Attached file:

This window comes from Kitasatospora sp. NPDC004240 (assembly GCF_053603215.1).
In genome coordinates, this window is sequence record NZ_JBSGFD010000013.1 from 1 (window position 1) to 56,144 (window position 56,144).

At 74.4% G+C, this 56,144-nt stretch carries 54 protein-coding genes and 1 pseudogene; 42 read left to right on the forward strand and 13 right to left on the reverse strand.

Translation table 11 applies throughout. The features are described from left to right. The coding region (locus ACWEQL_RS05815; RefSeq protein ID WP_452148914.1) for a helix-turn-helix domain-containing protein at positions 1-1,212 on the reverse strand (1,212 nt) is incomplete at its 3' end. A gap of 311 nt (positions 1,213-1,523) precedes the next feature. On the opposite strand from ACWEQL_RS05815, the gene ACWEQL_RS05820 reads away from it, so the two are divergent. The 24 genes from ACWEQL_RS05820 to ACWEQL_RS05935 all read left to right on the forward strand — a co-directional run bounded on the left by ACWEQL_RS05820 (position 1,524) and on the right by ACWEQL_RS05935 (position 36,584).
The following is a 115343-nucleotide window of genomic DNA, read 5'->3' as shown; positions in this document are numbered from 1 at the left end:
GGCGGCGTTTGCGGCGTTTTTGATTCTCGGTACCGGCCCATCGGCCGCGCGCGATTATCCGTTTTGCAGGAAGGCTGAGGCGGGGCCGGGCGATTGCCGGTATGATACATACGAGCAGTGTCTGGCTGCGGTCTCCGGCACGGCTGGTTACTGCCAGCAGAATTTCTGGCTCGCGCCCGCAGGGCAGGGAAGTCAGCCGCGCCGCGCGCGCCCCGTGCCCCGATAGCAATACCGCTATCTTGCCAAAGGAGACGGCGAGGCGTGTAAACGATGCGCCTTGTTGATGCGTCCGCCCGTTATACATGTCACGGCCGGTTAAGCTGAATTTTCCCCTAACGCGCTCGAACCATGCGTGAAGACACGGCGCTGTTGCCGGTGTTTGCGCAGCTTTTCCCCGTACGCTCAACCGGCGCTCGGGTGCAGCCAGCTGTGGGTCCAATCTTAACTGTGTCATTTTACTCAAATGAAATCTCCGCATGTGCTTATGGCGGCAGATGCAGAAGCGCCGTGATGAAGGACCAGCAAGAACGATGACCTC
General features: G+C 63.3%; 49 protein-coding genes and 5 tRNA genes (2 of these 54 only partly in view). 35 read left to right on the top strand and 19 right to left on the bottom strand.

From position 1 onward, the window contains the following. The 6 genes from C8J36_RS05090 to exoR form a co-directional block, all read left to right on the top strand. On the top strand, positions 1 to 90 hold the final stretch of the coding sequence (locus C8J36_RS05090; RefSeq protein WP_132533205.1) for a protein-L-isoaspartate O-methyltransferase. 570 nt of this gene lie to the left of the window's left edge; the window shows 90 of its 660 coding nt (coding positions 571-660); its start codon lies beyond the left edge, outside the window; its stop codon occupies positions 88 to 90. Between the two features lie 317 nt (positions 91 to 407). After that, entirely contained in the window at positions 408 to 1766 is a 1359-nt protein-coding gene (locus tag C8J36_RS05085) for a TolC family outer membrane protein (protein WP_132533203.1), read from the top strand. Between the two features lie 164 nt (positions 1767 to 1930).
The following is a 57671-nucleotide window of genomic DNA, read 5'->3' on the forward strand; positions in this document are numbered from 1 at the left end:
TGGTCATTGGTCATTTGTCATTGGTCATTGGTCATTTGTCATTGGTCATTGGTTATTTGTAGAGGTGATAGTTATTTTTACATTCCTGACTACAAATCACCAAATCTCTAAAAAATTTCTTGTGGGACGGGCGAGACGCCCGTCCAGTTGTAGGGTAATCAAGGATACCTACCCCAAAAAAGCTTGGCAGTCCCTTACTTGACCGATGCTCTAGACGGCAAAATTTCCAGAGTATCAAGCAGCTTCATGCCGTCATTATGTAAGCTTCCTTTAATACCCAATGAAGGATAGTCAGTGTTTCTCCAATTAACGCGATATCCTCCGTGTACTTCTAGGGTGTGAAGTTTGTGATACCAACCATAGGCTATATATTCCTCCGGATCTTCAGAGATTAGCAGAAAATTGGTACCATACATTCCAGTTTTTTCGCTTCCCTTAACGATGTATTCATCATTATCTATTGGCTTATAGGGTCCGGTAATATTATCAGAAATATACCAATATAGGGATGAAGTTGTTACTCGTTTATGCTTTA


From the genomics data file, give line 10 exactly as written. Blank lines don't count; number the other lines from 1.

TGGTCATTGGTCATTTGTCATTGGTCATTGGTCATTTGTCATTGGTCATTGGTTATTTGTAGAGGTGATAGTTATTTTTACATTCCTGACTACAAATCACCAAATCTCTAAAAAATTTCTTGTGGGACGGGCGAGACGCCCGTCCAGTTGTAGGGTAATCAAGGATACCTACCCCAAAAAAGCTTGGCAGTCCCTTACTTGACCGATGCTCTAGACGGCAAAATTTCCAGAGTATCAAGCAGCTTCATGCCGTCATTATGTAAGCTTCCTTTAATACCCAATGAAGGATAGTCAGTGTTTCTCCAATTAACGCGATATCCTCCGTGTACTTCTAGGGTGTGAAGTTTGTGATACCAACCATAGGCTATATATTCCTCCGGATCTTCAGAGATTAGCAGAAAATTGGTACCATACATTCCAGTTTTTTCGCTTCCCTTAACGATGTATTCATCATTATCTATTGGCTTATAGGGTCCGGTAATATTATCAGAAATATACCAATATAGGGATGAAGTTGTTACTCGTTTATGCTTTA